The Economics of Books
Rick Van der Ploeg
University of Oxford
Jan C. Van Ours
Tilburg University - Department of Economics; University of Melbourne - Department of Economics
M. F. M. Canoy
University of tilburg
CESifo Working Paper Series No. 1414; CentER Discussion Paper No. 2005-13
The tensions between books and book markets as expressions of culture and books as products in profit-making businesses are analysed and insights from the theory of industrial organisation are given. Governments intervene in the market for books through laws concerning prices of books, grants for authors and publishers, a lower value-added tax, public libraries and education in order to stimulate the diversity of books on offer, increase the density of retail outlets and to promote reading. An overview of the different ways by which countries differ in terms of market structures and government policies is given. Particular attention is paid to retail price maintenance. Due to differences between European countries it is not a good idea to harmonise European book policies. Our analysis suggests that the book market seems quite able to invent solutions to specific problems of the book trade and that, apart from promoting reading, there is little need for government intervention.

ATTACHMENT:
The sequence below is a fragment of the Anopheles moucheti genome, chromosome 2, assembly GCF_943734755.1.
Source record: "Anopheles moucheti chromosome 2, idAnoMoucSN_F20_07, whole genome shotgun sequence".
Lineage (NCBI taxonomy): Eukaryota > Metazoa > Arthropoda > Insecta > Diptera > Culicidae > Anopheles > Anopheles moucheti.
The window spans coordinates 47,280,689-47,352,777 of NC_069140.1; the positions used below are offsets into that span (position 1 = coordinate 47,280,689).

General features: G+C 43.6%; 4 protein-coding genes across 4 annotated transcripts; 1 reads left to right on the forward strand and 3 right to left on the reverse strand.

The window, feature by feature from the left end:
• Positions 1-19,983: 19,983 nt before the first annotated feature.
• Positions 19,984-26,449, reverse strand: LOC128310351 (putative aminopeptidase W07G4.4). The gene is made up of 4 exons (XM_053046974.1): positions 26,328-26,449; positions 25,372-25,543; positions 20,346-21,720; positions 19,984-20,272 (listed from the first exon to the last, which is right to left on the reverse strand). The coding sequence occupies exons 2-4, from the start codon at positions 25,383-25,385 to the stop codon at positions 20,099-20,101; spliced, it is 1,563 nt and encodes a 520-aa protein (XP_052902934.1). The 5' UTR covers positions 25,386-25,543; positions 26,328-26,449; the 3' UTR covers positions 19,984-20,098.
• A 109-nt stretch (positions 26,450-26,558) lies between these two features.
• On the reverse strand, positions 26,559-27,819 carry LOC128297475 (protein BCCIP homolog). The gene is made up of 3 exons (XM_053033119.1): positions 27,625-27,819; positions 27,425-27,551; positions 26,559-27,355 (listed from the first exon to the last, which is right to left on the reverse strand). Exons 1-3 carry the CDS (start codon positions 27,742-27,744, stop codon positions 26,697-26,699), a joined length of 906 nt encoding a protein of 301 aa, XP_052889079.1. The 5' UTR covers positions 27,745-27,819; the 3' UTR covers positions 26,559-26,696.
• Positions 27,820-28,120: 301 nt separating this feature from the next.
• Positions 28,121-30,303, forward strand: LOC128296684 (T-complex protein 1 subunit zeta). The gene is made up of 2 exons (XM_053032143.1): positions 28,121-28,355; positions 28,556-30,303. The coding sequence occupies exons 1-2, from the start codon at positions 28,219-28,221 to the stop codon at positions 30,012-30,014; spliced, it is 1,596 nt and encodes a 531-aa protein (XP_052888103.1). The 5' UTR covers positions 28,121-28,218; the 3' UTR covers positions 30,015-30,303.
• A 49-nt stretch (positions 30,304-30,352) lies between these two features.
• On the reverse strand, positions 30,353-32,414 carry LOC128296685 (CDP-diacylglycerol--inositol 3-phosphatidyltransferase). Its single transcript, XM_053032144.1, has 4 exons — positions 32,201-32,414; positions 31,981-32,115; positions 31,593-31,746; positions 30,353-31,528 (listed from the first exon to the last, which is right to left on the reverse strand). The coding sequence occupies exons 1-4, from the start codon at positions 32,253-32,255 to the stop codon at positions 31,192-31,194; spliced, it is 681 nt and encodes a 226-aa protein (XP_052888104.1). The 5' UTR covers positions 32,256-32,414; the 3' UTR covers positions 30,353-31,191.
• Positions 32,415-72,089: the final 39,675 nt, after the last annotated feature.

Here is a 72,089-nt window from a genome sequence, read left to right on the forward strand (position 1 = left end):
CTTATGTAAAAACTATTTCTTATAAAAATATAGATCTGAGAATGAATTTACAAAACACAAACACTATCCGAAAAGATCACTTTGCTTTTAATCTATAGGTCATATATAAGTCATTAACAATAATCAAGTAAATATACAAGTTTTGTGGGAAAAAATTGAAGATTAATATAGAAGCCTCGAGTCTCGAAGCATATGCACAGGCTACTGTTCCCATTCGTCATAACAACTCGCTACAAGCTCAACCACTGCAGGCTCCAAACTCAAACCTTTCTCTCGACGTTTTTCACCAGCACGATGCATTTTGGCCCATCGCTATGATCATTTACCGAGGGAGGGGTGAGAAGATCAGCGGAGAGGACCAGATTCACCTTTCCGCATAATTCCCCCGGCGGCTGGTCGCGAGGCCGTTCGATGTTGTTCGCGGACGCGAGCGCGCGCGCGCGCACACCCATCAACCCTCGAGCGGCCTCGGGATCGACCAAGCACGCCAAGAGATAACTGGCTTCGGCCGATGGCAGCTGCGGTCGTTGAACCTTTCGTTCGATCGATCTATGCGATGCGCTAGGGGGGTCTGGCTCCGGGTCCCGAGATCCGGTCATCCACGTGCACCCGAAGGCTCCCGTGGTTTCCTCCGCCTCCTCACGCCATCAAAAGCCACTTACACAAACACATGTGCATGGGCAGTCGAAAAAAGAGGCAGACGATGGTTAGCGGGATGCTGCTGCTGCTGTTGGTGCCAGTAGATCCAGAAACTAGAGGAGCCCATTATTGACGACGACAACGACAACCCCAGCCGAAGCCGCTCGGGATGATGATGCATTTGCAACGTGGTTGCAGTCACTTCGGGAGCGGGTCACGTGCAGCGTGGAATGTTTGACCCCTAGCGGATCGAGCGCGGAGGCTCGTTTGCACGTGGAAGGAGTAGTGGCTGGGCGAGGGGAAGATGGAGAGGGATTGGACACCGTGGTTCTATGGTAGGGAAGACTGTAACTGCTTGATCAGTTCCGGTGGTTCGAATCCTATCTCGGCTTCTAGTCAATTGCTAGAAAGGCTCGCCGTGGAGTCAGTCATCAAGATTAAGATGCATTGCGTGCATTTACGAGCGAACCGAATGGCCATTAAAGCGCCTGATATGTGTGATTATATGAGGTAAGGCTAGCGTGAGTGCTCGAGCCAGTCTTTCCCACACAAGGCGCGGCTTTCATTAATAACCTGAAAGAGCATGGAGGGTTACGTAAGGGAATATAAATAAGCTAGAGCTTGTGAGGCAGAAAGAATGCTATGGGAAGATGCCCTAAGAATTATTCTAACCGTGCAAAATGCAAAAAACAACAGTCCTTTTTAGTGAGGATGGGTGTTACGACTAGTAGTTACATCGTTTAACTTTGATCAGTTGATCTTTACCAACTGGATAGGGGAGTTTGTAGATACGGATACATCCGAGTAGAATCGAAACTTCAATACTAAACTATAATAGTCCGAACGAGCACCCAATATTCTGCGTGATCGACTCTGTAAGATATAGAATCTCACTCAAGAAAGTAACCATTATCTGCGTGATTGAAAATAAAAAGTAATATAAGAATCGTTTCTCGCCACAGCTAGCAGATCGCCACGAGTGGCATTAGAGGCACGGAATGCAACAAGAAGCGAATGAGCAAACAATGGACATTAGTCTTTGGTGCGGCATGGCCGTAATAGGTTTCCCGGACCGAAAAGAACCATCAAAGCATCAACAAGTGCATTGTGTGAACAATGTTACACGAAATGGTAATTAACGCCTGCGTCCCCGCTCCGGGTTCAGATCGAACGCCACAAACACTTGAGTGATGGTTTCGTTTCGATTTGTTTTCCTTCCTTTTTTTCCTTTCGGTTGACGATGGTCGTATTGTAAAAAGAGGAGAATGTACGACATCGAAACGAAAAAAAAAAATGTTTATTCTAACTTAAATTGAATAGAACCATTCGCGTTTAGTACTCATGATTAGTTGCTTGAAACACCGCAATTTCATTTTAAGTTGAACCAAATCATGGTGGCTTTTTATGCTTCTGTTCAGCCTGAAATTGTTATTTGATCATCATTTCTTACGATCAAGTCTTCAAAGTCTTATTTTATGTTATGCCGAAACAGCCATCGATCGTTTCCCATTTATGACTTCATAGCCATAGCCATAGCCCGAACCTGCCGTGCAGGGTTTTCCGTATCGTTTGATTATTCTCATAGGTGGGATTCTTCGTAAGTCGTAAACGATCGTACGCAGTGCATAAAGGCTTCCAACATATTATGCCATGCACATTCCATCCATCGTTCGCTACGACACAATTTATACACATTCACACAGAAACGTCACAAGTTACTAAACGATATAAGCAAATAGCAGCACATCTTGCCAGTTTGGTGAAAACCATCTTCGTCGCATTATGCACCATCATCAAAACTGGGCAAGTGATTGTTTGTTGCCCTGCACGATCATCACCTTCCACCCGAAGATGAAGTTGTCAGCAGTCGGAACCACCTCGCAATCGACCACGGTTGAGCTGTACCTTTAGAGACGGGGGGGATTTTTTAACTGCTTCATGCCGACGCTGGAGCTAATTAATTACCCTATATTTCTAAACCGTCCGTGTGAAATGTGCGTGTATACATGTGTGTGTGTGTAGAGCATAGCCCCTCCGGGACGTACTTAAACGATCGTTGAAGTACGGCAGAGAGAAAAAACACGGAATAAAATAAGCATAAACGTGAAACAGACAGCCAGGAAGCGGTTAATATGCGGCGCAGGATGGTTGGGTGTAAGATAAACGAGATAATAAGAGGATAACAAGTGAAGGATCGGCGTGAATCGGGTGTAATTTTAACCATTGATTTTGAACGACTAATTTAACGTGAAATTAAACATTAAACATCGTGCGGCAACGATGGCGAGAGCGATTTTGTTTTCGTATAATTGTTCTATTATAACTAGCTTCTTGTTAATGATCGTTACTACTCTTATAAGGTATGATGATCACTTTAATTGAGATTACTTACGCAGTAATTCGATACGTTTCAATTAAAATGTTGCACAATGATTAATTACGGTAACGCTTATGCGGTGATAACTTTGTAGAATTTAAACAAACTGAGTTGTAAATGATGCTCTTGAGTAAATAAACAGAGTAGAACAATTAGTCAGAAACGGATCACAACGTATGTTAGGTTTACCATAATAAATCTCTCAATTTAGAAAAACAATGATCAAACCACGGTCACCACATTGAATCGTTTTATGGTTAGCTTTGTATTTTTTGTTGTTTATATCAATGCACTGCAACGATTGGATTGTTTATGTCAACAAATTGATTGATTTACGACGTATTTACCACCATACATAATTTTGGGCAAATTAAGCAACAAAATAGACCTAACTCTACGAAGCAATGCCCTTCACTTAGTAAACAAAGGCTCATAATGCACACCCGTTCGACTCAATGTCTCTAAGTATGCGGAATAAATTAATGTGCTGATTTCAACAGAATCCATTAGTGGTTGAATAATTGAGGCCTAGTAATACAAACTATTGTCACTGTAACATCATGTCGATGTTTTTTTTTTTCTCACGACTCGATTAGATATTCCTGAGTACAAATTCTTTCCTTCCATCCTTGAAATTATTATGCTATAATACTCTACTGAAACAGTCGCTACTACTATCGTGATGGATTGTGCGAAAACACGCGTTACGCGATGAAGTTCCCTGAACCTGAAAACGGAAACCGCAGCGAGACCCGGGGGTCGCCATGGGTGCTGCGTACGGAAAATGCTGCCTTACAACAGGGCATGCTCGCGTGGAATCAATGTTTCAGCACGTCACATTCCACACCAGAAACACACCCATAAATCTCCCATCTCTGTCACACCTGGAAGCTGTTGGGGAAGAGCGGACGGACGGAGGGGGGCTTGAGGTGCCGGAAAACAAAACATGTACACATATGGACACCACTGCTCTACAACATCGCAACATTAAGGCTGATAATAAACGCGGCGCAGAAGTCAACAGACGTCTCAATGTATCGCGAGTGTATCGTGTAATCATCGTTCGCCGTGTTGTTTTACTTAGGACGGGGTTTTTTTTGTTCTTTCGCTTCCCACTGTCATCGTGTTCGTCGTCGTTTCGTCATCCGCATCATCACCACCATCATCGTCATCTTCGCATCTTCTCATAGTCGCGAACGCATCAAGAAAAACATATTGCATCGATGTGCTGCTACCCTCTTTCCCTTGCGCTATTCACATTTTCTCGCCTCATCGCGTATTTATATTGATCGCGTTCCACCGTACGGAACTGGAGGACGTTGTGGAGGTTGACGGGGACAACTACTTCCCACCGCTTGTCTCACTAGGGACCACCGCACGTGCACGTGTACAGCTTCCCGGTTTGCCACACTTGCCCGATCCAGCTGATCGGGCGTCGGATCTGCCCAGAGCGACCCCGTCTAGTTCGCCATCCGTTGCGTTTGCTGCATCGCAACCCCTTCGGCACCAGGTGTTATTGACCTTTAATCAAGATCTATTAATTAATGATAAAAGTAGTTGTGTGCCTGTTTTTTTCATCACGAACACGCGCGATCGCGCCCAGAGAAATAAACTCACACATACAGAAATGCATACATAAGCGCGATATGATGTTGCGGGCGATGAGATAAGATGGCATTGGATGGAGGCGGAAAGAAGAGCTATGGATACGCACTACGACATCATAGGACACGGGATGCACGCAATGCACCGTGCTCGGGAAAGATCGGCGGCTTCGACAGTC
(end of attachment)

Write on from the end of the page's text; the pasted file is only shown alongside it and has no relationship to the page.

Number of Pages in PDF File: 61
Keywords: books, publishers, authors, diversity, monopolistic competition, retail price maintenance, subsidies, libraries, internet
JEL Classification: Z11, D4, D6, L1, L4working papers series
Date posted: February 18, 2005
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